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Although Steve Miller had been slugging it out since the late 60’s as a blues-rock guitarist, it wasn’t until his 1973 release, “The Joker”, that he finally found his most marketable niche in radio friendly rock. Here Miller abandoned his edge and his rootsy sensibilities, and leaned toward a lighter, more melodic approach. This is typified in the title track, a shuffling groover with an infectiously hooky chorus that went on to become a monstrous smash, and something of a signature song for Miller.
While “The Joker” is the centerpiece of the album the be-bop ditty “Shu Ba Da Du Ma Ma Ma Ma,” the humorous “Your Cash Ain’t Nothin’ But Trash,” and the underrated Miller composition “Sugar Babe” are also noteworthy. “The Joker” is most interesting as a look at Miller in transition: it contains many of the elements that would go on to make him a superstar over the course of his next two releases, 1976’s “Fly Like An Eagle” and “77’s Books Of Dreams”.
“The Joker is, without question, the turning point in Steve Miller’s career, the album where he infused his blues with a big, bright dose of pop and got exactly what he deserved: Top Ten hits and stardom. He also lost a lot of fans, the ones who dug his winding improvs, because those spacy jams were driven by chops and revealed new worlds. The Joker isn’t mind-expanding, it’s party music, filled with good vibes, never laying a heavy trip, always keeping things light, relaxed and easygoing. Sometimes, the vibes are interrupted, but not in a harsh way — the second side slows a bit, largely due to the sludgy “Come in My Kitchen” and “Evil,” the two songs that were recorded live but lacking any kinetic energy — but for the most part, this is all bright and fun, occasionally truly silly, as on “Shu Ba Da Du Ma Ma Ma Ma.” This silliness, of course, alienated old fans all the more, but that sense of fun is both the most appealing thing about The Joker and it set a touchstone for the rest of his career. Here, it’s best heard on the terrific opener “Sugar Babe” and, of course, the timeless title track, which is sunny and ridiculous in equal measure. If nothing else is quite up to that standard in terms of songs — certainly, it’s not as jammed-pack as its successor, Fly Like an Eagle — The Joker nevertheless maintains its good-time vibe so well that it’s hard not to smile along…provided you’re on the same wavelength as Miller, of course.” (Stephen Thomas Erlewine, AMG)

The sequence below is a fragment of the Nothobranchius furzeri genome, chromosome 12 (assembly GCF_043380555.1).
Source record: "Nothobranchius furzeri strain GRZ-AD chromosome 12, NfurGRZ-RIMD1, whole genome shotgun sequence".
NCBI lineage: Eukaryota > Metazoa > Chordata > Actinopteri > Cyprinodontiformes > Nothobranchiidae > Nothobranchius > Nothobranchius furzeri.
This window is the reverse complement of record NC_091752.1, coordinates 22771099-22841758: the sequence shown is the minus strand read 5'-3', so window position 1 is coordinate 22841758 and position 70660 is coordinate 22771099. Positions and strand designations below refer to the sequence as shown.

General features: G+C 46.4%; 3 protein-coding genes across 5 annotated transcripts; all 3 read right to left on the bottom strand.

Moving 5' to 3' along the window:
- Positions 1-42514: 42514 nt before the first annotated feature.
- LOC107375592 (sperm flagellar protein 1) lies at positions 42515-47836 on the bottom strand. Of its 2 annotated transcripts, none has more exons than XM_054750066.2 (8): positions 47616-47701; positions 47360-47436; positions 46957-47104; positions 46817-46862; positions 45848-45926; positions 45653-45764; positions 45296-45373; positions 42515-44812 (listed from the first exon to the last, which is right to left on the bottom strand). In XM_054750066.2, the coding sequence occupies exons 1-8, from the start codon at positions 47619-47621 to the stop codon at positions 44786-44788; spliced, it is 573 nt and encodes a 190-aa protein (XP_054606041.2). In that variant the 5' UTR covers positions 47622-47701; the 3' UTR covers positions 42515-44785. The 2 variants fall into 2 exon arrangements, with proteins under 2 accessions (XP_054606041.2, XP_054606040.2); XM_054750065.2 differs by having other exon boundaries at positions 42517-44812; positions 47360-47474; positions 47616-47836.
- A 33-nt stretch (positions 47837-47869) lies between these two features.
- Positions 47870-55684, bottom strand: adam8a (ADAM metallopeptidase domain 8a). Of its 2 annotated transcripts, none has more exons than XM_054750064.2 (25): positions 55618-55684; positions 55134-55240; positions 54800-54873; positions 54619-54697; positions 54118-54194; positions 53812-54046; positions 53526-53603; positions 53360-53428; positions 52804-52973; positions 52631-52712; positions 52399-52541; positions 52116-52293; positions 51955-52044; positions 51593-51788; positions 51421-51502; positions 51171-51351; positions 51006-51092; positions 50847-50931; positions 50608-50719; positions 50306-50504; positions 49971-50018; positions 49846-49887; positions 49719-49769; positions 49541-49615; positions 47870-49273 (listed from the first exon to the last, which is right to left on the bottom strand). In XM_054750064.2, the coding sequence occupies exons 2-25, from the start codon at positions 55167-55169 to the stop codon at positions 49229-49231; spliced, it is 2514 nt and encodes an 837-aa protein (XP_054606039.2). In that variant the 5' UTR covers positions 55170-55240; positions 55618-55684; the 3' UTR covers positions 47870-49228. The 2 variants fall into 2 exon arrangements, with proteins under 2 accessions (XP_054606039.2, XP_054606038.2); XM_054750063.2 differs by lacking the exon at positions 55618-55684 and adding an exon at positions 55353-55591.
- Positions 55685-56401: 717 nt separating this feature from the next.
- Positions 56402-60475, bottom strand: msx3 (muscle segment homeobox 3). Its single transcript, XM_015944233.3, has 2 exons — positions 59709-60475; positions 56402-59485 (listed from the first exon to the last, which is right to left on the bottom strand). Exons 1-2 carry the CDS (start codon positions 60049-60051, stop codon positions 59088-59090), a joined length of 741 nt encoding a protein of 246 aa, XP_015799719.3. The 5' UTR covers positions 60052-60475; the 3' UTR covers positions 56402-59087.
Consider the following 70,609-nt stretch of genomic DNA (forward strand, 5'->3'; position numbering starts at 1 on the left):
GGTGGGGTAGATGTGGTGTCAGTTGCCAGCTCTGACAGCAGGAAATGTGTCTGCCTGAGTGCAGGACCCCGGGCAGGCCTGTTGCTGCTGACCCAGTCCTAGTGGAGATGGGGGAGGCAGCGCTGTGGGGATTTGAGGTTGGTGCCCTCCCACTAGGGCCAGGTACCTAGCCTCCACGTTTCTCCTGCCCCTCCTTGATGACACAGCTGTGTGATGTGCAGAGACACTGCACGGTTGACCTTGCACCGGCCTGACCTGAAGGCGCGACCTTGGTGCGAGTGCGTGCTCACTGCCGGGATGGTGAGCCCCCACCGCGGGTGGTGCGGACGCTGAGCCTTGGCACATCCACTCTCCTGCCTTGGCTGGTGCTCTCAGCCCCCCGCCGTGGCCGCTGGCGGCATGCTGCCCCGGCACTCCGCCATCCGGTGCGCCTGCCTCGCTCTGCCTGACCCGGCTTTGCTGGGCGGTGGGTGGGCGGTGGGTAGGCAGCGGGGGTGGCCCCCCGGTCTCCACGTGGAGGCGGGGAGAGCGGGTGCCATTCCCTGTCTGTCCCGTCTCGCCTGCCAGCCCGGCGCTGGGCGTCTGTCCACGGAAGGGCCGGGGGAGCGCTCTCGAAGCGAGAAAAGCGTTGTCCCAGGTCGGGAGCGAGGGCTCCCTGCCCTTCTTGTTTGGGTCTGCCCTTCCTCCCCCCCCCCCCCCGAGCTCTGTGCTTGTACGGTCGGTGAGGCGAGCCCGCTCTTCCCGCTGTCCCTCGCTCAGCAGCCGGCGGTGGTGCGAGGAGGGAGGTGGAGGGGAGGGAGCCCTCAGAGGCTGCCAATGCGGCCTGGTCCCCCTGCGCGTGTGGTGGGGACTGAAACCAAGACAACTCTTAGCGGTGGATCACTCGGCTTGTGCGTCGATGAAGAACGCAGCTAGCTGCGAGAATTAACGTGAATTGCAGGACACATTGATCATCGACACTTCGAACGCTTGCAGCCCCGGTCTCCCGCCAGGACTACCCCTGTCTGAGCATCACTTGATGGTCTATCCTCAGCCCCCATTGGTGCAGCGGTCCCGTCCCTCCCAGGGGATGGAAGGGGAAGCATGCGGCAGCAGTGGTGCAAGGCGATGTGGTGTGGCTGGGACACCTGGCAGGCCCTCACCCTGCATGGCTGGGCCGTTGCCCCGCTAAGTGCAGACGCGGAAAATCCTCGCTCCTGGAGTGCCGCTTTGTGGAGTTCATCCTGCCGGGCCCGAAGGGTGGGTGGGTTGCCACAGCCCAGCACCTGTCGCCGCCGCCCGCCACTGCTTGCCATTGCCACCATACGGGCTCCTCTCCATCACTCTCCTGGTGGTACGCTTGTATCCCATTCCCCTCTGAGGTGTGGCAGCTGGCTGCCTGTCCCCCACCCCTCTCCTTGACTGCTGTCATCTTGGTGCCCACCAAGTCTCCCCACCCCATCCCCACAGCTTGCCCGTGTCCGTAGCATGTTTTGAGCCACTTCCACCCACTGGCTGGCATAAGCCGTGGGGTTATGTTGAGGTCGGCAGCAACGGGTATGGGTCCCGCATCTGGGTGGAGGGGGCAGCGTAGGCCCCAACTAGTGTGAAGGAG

Steve Miller, guitar, vocals, harmonica
Gerald Johnson, bass, backing vocals
Dick Thompson, organ, keyboards, clavinet
John King, drums